Review: Priscilla, Queen of the Desert by Zach Theatre
by Brian Paul Scipione


How long does it take to become a classic?  


Priscilla Queen of the Desert was first produced as an independent Australian film in 1994. In 2006, it was adapted for the musical stage and debuted in Sydney, Australia. It is the sweet story of a drag queen who is shocked to learn he has a son from his former life.  In stereotypical fabulous style, he decides he can’t just jump in the car and drive out and attempt to re-connect with his old/new family.  His homecoming will be a musical lip syncing tour complete with one up-and-coming and one experienced artist from the genre: there is a fourth and titular character on the adventure with them, Priscilla, the garishly adorned pink tour bus. 


(photo: Kirk R. Tuck)


It is Pricilla’s tendency to break down (a quality she shares with all the other members of the group) that interjects the biggest twist in an otherwise straight-forward journey. The men are stranded in a small town in the outback: a small town complete with small town character types. It is no surprise that while they do garner a bit of a following from some of the locals, most of the red-neck type characters are very unaccepting.  


(photo: Kirk R. Tuck)


In this way, the stranding of Priscilla in the desert becomes a metaphor for the transgressional roles that society pushes people into when it does not accept them as they are. This issue is, unfortunately, still very topical today ten years after the premiere of the musical and nearly twenty-five years since the movie’s release. 


Zach’s production is one of the first regional performances in the USA.  So the answer to my original query, how long does it take to become a classic, is not easy to untangle. The film’s cult status originated mere years after its release. The themes are, if anything, more relevant today. Through its ten years of life, the musical has travelled the world, making stops in the Philippines, Greece, Sweden and Korea. It has all the makings of a classic but in many ways it’s still in its heyday.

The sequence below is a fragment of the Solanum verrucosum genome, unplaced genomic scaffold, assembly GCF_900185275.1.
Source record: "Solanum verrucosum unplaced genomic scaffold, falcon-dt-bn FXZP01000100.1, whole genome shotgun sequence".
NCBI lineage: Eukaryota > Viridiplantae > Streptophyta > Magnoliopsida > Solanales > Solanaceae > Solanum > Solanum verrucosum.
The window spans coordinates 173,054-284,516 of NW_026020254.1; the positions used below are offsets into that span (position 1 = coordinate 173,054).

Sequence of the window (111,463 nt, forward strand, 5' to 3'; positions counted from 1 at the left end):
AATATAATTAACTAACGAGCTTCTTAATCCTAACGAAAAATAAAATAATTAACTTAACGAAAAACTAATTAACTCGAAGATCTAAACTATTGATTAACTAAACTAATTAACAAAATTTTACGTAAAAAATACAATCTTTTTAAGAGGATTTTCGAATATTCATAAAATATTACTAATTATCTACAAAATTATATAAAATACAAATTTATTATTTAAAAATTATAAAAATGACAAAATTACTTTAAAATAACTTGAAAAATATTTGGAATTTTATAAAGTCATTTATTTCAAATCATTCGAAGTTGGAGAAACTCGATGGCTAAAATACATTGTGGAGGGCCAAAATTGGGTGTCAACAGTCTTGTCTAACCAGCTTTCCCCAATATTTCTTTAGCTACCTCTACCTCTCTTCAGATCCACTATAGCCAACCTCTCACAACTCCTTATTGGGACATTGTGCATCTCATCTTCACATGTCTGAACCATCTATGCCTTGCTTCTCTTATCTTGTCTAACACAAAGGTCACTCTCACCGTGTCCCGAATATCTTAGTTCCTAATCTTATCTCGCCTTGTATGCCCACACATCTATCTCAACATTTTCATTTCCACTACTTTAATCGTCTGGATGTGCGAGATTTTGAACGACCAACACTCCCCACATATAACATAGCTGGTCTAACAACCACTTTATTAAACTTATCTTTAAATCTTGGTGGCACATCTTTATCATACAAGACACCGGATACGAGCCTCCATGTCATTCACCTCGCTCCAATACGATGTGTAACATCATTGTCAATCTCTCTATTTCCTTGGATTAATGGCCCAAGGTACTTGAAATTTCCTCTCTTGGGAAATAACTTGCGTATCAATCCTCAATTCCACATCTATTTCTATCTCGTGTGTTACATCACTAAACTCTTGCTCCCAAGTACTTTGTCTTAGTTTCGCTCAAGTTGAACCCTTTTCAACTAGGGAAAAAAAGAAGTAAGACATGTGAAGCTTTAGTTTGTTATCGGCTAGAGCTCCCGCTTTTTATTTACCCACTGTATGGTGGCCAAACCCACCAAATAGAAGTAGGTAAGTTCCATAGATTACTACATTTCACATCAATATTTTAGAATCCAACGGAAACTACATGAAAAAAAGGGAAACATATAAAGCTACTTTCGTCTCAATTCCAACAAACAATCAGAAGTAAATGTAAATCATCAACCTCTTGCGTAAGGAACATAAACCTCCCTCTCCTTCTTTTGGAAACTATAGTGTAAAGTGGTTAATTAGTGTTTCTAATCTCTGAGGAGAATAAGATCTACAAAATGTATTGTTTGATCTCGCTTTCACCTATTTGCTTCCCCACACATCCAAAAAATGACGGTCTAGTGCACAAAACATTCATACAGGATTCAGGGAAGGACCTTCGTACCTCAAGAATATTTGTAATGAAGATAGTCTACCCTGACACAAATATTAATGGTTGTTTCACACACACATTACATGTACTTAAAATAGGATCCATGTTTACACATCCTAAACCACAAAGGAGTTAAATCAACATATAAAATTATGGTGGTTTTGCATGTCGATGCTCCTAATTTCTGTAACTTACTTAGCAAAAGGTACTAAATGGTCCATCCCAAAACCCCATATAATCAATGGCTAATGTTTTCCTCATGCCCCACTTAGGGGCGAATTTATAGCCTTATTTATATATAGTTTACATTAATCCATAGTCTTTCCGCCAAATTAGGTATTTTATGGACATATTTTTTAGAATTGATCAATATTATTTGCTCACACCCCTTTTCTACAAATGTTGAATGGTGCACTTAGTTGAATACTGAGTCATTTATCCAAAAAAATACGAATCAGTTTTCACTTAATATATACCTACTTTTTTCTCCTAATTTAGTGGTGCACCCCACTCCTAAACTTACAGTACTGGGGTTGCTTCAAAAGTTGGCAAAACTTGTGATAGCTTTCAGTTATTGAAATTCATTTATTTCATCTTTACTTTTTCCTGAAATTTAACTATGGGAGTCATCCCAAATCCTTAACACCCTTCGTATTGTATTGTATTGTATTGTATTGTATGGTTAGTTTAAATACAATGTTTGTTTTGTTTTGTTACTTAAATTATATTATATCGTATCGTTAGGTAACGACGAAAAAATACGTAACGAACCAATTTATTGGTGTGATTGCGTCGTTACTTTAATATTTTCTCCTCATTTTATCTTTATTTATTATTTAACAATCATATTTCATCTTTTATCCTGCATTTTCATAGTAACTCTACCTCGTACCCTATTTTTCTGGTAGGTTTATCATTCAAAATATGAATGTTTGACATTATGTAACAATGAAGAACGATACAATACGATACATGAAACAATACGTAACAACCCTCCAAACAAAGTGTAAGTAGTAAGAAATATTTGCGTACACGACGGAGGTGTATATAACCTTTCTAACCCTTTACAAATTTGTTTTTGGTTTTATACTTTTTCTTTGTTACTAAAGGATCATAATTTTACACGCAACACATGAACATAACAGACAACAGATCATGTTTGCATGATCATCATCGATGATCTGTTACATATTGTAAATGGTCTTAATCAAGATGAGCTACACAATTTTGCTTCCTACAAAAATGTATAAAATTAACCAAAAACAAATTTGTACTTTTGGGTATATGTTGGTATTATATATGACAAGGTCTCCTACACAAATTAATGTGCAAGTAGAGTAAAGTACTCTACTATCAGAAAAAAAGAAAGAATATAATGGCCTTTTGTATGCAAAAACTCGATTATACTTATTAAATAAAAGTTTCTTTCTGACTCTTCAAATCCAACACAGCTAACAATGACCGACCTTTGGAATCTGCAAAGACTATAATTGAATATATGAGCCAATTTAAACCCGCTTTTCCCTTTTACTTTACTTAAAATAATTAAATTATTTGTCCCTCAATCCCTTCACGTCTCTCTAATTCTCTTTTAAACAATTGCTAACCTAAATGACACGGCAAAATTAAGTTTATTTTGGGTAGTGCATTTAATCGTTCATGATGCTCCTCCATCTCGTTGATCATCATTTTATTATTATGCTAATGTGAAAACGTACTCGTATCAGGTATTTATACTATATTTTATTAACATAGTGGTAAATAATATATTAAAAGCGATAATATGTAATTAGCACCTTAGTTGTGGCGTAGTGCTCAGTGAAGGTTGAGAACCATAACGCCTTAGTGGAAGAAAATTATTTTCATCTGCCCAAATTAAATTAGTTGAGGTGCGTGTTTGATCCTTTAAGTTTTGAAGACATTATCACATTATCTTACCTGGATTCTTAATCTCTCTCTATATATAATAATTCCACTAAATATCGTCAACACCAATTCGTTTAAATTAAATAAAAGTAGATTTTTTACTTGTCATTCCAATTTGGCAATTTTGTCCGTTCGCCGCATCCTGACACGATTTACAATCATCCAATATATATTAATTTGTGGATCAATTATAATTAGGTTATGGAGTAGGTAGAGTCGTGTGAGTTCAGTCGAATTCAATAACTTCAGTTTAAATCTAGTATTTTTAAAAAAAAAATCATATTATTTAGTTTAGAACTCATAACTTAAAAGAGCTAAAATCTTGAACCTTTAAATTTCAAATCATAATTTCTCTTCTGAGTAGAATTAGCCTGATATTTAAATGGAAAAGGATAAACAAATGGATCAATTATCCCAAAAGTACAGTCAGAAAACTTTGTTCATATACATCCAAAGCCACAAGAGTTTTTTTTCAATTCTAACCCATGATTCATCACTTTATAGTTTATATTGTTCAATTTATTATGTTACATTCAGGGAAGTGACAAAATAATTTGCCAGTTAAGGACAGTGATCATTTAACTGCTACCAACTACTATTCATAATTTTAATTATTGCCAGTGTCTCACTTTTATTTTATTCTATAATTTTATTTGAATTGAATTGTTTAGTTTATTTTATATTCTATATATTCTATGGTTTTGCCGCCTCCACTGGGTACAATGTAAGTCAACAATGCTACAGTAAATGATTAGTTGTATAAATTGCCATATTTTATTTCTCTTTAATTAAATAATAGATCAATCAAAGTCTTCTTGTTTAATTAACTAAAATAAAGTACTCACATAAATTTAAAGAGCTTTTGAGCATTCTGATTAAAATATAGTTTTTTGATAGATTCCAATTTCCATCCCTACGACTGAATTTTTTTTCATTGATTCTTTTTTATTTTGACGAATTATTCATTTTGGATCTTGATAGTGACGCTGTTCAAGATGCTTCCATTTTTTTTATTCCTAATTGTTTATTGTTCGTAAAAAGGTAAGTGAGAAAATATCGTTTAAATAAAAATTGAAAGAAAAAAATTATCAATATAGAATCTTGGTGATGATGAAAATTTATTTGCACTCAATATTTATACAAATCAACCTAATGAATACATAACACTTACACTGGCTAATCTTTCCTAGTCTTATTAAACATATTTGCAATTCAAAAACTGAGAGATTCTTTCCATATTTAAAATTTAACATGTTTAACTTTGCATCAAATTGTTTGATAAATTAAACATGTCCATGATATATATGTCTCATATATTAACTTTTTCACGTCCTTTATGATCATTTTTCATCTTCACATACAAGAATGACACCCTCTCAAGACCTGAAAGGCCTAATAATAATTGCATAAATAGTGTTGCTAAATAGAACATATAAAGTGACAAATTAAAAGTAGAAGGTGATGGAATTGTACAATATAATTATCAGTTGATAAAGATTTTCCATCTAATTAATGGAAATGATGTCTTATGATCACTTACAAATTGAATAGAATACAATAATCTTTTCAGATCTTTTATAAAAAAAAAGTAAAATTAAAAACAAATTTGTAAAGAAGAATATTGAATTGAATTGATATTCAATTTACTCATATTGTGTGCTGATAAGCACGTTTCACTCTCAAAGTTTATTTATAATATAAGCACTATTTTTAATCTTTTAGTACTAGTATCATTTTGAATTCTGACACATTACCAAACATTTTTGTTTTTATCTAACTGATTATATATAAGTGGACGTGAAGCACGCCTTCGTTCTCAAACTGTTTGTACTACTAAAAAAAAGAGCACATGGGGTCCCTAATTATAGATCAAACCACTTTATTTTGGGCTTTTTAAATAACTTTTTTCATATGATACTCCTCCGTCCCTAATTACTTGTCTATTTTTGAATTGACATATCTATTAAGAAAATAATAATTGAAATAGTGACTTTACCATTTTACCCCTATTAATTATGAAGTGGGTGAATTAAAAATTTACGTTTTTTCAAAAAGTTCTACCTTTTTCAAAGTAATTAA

The Austin debut only strengthens its legacy.


(photo: Kirk R. Tuck)


Director Abe Reybold writes in the program notes, “Those of you who know our Whisenhunt Stage wouldn’t have recognized it as the seats were temporarily removed to make room for fitting and altering the over 500 costumes pieces, shoes, and wigs.”  This unseen back stage chaos translates into a dazzling on stage spectacle.  Never has there been such a case where the term fabulous could not be over-used. 


The principal actors are at times rowdy and uproarious but in quieter moments they are wistful and languorous, bringing the audience through the full gamut of human emotions. While most of the jokes can be considered stock, they're still alive and funny in the delivery. But let’s face it: this production is about the music and the costumes, and these are certainly the strong suits of the cast and crew. Intensely elaborate and well-orchestrated, the production races along never allowing a dull moment (and sometimes not even a moment for the audience to catch their breath).  As a gala season opener for Zach Theatre’s newest season, Priscilla cannot be beat.


(photo: Kirk R. Tuck) 



Priscilla, Queen of the Desert
by Stephan Elliott and Allan Scott
Zach Theatre

September 28 - October 30, 2016
Zach Theatre
1510 Toomey Road
Austin, TX, 78704

Tickets start at $25 and are available online at, by phone at 512-476-0541 ext. 1, or in person at the ZACH Theatre Box Office, in the Topfer Theatre, 202 South Lamar Blvd. (corner of Riverside Drive and South Lamar Blvd.) Monday through Saturday, 12 noon – 7 p.m.  ZACH Theatre is wheelchair accessible.  Discounts are available for groups of 8 or more. Student Rush Tickets are $18 one hour before show time (with valid ID).

Special events in celebration of Priscilla Queen of the Desert the Musical include:

  • GLBT Wilde Party Night: Thursday, September 29, 2016
  • Wednesday Post-Show Talkback – October 5, 2016
  • Sign Interpreted and Open Captioned Performance: October 5, 2016
  • Champagne Opening Night: Thursday, October 6, 2016
  • Z Lounge: Musical entertainment in the Topfer Theatre’s Main Lounge.